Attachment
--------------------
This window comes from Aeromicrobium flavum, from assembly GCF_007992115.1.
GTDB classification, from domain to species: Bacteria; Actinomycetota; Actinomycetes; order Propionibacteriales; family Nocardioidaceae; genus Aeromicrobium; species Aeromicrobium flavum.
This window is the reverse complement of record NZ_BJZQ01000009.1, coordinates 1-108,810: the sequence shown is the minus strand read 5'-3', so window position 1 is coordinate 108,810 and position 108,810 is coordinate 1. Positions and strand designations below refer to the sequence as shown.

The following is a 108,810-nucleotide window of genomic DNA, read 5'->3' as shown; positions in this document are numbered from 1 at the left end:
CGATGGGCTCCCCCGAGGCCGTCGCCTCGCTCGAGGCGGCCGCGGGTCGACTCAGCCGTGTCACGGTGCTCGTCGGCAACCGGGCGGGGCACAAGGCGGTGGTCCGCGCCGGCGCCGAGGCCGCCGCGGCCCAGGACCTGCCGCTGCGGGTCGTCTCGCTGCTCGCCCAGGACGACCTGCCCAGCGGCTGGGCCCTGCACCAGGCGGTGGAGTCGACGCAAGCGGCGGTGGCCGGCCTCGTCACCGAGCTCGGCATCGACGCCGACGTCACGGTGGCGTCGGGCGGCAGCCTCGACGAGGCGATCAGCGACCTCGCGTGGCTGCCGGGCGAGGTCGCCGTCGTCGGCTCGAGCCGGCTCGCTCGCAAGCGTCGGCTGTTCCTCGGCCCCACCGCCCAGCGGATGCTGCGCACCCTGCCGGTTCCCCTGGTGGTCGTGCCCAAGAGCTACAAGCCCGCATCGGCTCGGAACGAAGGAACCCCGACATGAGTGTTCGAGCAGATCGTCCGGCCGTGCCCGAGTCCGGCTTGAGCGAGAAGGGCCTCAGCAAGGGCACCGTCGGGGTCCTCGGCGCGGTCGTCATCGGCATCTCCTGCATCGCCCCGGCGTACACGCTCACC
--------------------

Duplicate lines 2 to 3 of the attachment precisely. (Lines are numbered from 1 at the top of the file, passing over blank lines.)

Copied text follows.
GTDB classification, from domain to species: Bacteria; Actinomycetota; Actinomycetes; order Propionibacteriales; family Nocardioidaceae; genus Aeromicrobium; species Aeromicrobium flavum.
This window is the reverse complement of record NZ_BJZQ01000009.1, coordinates 1-108,810: the sequence shown is the minus strand read 5'-3', so window position 1 is coordinate 108,810 and position 108,810 is coordinate 1. Positions and strand designations below refer to the sequence as shown.